Years passed. Every Chanukah, I faced a different challenge. The oil was too cold, too hot, not enough, too much. The texture was too coarse or too fine. The grated onions were too strong or too weak. The latke mixture was too thin then too thick. Every year, I hoped for pancakes that tasted like Mom’s and got instead grey leaden latkes. My daughters, who peeled and grated potatoes with me, examined my finished product warily, smothering it in the traditional applesauce and often taking only a few bites. I worried that when they grew up, they would forego the holiday tradition and turn to something simpler and more delicious, like frozen hash browns. I felt a sense of failure as a mother and as a tender of the tradition. My mother had shown me how to make the latkes: why couldn’t I measure up and instill the potato pancake protocol in my progeny?

Then my daughter Sarah, fresh from college and a first job, moved back to town and offered to help me prepare the holiday meal. She was a food channel devotee and had already orchestrated several dinner parties, creating the menus and cooking all the courses. She understood the relationship between vegetables, oil and heat.

latke“Mom, I think you need to squeeze more water out of the potato mixture,” she advised. “Maybe you could use a food processor to grate the potatoes. What if you used two pans instead of trying to cram so many into one?”

I stepped back and she stepped forward and under her guidance, we prepared the latkes. As I watched my daughter mastermind the cooking, I realized that tradition could be kept alive in many ways. My daughter was starting the tradition of “doing what you’re good at,” giving me a chance to forget my own culinary challenges and applaud her self-taught abilities.

That Chanukah night, everyone at the table oohed and ahhed at the sight of the latkes. Each one was golden brown and crisp, free of extra oil. I didn’t even have to secretly search and pluck out a “good one,” like I had been forced to do in previous years.

I looked around the table of friends and family and took a bite of my daughter’s latke. My mouth filled with the crunch, flavor and intriguing texture of a of well-fried potato pancake. This was the latke I had been waiting for; just like Mom used to make. Only better. latkes

Deborah Shouse is the author of Love in the Land of Dementia: Finding Hope in the Caregiver’s Journey.

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Helping Children Stay Connected with Their Loved Ones Who Have Dementia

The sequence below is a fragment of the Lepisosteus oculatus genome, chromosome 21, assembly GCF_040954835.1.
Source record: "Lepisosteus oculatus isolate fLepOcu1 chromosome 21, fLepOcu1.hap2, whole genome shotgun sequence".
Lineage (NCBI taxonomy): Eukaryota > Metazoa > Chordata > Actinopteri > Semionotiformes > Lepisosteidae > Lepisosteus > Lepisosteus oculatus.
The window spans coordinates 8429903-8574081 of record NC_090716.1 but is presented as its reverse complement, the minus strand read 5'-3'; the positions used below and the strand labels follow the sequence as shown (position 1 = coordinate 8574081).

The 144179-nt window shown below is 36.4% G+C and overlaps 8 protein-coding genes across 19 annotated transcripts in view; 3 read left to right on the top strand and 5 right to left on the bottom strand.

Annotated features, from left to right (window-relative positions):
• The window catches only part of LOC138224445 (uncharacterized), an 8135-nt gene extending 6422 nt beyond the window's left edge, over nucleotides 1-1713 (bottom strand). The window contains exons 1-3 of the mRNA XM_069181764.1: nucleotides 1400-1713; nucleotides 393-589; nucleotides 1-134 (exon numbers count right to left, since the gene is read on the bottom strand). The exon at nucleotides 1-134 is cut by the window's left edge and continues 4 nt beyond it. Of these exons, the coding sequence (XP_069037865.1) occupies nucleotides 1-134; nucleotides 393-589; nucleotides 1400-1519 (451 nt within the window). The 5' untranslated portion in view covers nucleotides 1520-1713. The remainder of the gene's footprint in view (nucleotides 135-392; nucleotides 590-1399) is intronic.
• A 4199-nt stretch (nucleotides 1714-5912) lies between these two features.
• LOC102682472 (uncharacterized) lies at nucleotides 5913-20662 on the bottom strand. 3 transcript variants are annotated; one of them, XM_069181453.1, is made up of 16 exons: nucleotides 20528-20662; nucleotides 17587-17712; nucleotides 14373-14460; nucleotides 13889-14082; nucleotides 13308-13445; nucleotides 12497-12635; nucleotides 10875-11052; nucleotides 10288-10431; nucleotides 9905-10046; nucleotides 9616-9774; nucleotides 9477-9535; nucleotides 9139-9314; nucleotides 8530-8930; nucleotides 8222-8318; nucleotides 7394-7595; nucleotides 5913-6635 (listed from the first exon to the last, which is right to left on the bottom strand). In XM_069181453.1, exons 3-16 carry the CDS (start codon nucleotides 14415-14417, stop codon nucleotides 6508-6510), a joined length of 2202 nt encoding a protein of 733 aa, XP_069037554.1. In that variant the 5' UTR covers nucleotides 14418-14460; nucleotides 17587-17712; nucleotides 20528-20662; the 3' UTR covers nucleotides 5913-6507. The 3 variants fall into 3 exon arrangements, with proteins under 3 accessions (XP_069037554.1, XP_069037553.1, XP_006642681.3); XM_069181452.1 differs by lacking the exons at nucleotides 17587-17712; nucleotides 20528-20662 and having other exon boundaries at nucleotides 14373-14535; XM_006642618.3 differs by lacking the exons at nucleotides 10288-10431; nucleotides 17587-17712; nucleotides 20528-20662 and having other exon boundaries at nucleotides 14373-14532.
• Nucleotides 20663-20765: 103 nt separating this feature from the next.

How do children internalize the dementia of a beloved family member and what can we do to help them connect and understand the process?

Max Wallack, a gifted young writer, offers wonderful insights in his new book, “Why Did Grandma Put Her Underwear in the Refrigerator?” Max is a philanthropist, Alzheimer’s advocate, and college student in neuroscience and psychiatry. His great-grandmother had Alzheimer’s and Max helped care for her when he was growing up.Wallack book

I was so impressed by the book that I asked Max to share more of his insights.

Here is a Q & A featuring some pieces of “Wallack wisdom.”

Q. Why is it important to talk to children about Alzheimer’s when a relative or close friend is going through the disease?

A. You want to allay the child’s fears so they can continue to have a loving relationship with their relative or friend.

Q. What was most confusing to you as a child?

A. I had a hard time understanding why Great Grams might be confused and behave very badly at home and then appear normal when we went out.  A doctor told me that sometimes the nerve impulse in the brain jumps the synapse and sometimes it doesn’t.  I tried to visualize this in the book with my illustration of the ball player who sometimes makes the catch and sometimes doesn’t.  The diseased brain cell cannot always “make the catch.”

Q. As a child, what were the gifts you brought to your family and to your great-grandmother?

A. Her whole life, my great grandmother loved being with children.  Being with me gave her great pleasure, even up to the last few days of her life.grandma

Q. In general, how can children add to the caregiving process?

A. Just being there can make a difference.  Sometimes adult caregivers need a few minutes for themselves.  Perhaps they need to cook a meal or take a shower.  Even a young child could alert a caregiver if the person who has Alzheimer’s wanders outside or gets into some obvious trouble.

Q. How does being part of a caregiving family benefit children?

A. I developed a very early sense of responsibility and empathy. I know of other young caregivers who have a sense of caring and responsibility beyond their years.  Their parents don’t thrust this responsibility upon them; rather, it is developed as they learn empathy. Children have a natural tendency to want to help.  Parents should allow them to participate in the caregiving and not shield them from what is happening.